As 2015 nears its end, nonprofit organizations are watching Pennsyvania’s Capitol and contemplating their fate if the budget impasse continues to lengthen into the new year.
Some have banded together to lend support — and legal advice — for navigating a no-man’s land of need. They are also eying next year’s budget season, with the goal of preventing another dry spell.
Coping with one-third the funds
Maria Macaluso, executive director of the Women’s Center of Montgomery County, said it’s been hard to explain exactly what not having a state budget means for her organization.
“So I tell people imagine in your own household trying to operate on about a third of what you normally would have,” she said.
The women’s center runs a domestic violence hotline, and counseling and support for families or older people fleeing abuse. About two-thirds of its funding comes from state and federal dollars. The state money is inaccessible until a budget is passed, and only about $1.4 million in federal funds for the state’s 60 domestic violence shelters has been released since the start of the impasse.
Macaluso described a patchwork of stop-gap efforts — from small fundraisers to deferring payment to staff with other means of support — to continue operations. For the most part, she said, the center has been able to provide the same level of service, and it has been heartened by donors and staff stepping up to support them.
Other agencies haven’t been so lucky.
“Some have maxed out one, two, three lines of credit and aren’t able to borrow any more, some have cut back on services … some organizations have asked employees to stay home without pay,” said Anne Gingerich, executive director of the Pennsylvania Association of Nonprofit Organizations.
Changing the landscape
In response to questions from members, the association held phone calls with leaders of nonprofits across the state to share advice on everything from crowd-sourced funding to the legal ramifications of furloughing employees.
“Many of them would say, we have been telling our story, legislators ask us to tell our story, but no one’s listening,” said Gingerich. Those phone calls have transitioned to action planning for next year’s budget. Legislators start talking about the next year’s budget in March.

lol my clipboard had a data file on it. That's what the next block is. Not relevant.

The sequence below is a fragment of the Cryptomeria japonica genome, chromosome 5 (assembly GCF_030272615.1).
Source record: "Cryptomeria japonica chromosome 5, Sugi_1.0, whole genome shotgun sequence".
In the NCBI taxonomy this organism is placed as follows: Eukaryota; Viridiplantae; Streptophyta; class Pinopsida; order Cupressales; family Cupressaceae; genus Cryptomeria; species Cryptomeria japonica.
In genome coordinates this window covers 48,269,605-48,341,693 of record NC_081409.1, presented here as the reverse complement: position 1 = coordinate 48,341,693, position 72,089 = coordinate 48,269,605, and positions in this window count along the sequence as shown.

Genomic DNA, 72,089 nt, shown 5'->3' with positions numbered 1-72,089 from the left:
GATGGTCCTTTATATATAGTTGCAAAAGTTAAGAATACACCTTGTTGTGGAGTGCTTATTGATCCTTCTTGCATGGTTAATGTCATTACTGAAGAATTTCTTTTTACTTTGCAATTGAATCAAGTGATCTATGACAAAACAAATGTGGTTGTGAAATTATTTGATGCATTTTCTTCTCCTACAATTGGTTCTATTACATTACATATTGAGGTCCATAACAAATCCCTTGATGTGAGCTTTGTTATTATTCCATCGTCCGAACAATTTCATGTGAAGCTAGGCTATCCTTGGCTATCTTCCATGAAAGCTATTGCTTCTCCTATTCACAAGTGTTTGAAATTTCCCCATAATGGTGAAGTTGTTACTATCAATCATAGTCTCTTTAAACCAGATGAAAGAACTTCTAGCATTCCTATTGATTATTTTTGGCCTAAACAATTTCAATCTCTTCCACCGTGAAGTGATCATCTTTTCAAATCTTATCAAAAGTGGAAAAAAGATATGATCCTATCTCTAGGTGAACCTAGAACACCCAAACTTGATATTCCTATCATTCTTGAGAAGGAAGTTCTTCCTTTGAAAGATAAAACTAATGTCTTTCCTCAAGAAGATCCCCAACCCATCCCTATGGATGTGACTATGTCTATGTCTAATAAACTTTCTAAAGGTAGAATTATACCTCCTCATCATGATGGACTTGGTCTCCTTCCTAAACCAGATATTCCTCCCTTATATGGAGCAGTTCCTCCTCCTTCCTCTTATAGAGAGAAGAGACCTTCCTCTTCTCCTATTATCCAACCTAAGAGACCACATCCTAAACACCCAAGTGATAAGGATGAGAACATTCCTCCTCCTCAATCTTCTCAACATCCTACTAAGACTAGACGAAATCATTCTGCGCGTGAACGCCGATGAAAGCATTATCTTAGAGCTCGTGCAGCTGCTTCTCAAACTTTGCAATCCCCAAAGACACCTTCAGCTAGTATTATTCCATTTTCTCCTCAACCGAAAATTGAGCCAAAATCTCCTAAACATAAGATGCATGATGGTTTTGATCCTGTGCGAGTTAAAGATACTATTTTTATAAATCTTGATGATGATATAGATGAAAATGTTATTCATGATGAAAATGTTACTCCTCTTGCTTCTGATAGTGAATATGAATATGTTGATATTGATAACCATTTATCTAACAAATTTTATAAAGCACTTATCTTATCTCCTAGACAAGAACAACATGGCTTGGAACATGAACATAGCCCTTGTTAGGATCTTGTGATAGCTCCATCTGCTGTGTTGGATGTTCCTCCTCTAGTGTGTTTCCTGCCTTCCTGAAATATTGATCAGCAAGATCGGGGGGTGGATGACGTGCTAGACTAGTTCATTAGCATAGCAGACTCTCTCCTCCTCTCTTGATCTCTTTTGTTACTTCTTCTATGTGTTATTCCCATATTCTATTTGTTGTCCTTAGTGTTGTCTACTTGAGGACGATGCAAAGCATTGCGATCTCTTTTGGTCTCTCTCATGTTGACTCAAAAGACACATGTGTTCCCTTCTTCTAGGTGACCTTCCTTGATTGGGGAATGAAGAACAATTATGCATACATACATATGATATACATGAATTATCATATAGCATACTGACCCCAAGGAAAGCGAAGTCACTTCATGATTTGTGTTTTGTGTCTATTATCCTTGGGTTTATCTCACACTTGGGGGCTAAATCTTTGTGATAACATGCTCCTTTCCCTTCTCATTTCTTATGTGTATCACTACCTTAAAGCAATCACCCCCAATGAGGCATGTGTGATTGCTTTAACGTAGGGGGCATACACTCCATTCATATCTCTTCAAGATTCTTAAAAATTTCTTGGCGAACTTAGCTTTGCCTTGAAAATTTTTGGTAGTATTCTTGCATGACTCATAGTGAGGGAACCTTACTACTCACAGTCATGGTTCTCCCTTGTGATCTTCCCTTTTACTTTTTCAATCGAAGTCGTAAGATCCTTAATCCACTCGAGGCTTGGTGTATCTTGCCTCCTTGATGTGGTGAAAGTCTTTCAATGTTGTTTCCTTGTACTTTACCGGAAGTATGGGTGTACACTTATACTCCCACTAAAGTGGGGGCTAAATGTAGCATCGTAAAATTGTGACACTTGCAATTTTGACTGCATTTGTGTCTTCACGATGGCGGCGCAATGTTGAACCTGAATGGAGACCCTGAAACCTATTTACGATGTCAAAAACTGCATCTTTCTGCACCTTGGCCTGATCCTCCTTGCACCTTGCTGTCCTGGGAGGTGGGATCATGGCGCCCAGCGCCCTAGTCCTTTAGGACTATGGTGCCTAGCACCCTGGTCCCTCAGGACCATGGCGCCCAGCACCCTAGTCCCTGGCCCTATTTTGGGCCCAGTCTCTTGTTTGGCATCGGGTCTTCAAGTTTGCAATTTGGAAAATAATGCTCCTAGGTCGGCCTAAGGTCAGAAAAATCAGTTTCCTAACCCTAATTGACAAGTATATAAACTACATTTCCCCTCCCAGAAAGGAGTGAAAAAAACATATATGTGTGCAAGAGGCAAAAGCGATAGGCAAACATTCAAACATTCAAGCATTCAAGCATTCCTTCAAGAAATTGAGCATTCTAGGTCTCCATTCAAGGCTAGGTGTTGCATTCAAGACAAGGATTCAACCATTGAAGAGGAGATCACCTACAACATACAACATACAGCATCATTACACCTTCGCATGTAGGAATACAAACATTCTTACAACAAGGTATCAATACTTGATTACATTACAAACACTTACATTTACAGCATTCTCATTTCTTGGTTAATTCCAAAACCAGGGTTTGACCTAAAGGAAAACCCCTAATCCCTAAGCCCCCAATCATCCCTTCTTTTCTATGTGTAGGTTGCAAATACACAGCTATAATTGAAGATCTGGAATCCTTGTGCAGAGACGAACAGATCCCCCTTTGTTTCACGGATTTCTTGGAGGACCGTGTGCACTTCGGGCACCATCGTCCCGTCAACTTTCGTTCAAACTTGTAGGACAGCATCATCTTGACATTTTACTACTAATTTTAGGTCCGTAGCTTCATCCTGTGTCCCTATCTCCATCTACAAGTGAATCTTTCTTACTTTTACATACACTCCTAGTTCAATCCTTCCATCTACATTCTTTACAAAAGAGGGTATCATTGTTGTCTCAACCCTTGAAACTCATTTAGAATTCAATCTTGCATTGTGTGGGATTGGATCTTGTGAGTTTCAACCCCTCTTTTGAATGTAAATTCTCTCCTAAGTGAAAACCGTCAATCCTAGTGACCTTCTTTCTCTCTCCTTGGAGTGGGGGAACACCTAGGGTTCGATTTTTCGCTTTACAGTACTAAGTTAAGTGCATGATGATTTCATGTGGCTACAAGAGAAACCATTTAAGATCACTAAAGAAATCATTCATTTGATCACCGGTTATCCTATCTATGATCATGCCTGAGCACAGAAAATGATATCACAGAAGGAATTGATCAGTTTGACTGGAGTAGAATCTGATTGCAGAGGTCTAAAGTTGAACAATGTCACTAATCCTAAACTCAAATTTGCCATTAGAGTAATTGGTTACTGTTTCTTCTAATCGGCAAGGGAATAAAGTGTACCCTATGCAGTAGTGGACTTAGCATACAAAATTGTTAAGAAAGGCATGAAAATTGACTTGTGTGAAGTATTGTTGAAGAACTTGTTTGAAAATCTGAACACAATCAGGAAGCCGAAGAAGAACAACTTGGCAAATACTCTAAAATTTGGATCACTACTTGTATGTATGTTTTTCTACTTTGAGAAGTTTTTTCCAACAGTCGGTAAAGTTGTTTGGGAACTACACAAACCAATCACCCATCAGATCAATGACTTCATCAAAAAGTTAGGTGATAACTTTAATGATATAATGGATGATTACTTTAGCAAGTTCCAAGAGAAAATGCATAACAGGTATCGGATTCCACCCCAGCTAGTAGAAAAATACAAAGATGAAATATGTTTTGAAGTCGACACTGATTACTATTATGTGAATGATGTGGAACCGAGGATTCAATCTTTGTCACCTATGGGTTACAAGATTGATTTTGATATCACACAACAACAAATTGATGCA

PANO will start gathering nonprofit leaders from around the state in January or early February to discuss plans to change state policy. That could mean finding a way to free up federal dollars earlier in the year, or lobbying to change state law around the rights of nonprofits during a budget impasse.
Both Macaluso and Gingerich said they believe that since the Supreme Court ruled that state workers must be paid for work rendered, even without a budget, after a prolonged impasse in 2009, there has been less fervor to get a budget in place.
“I’ve been doing this work for 18 years, and this is the first time I haven’t seen a real public outcry,” said Macaluso.
Not until school districts go into crisis without a budget, as Philadelphia said it could in January, will people react, nonprofit leaders said.
In the meantime, the contracts organizations such as Macaluso’s hold with the state require them to keep up the same level of service, even if the body issuing that contract fails to pay them.
“There are shelters that are closing, there are hotlines that can’t be staffed … what are you saving six months into this that you haven’t already destroyed?” she said.